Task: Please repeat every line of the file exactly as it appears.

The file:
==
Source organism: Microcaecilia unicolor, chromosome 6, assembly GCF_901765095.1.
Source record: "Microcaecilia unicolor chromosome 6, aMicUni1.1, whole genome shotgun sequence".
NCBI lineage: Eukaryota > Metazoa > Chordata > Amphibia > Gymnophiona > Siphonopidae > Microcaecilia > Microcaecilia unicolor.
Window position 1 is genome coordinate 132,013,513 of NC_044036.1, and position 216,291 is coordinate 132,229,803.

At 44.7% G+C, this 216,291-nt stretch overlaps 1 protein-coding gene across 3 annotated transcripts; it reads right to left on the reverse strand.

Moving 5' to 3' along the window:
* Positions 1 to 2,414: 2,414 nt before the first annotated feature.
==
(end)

Source organism: Microcaecilia unicolor, chromosome 6, assembly GCF_901765095.1.
Source record: "Microcaecilia unicolor chromosome 6, aMicUni1.1, whole genome shotgun sequence".
NCBI lineage: Eukaryota > Metazoa > Chordata > Amphibia > Gymnophiona > Siphonopidae > Microcaecilia > Microcaecilia unicolor.
Window position 1 is genome coordinate 132,013,513 of NC_044036.1, and position 216,291 is coordinate 132,229,803.

At 44.7% G+C, this 216,291-nt stretch overlaps 1 protein-coding gene across 3 annotated transcripts; it reads right to left on the reverse strand.

Moving 5' to 3' along the window:
* Positions 1 to 2,414: 2,414 nt before the first annotated feature.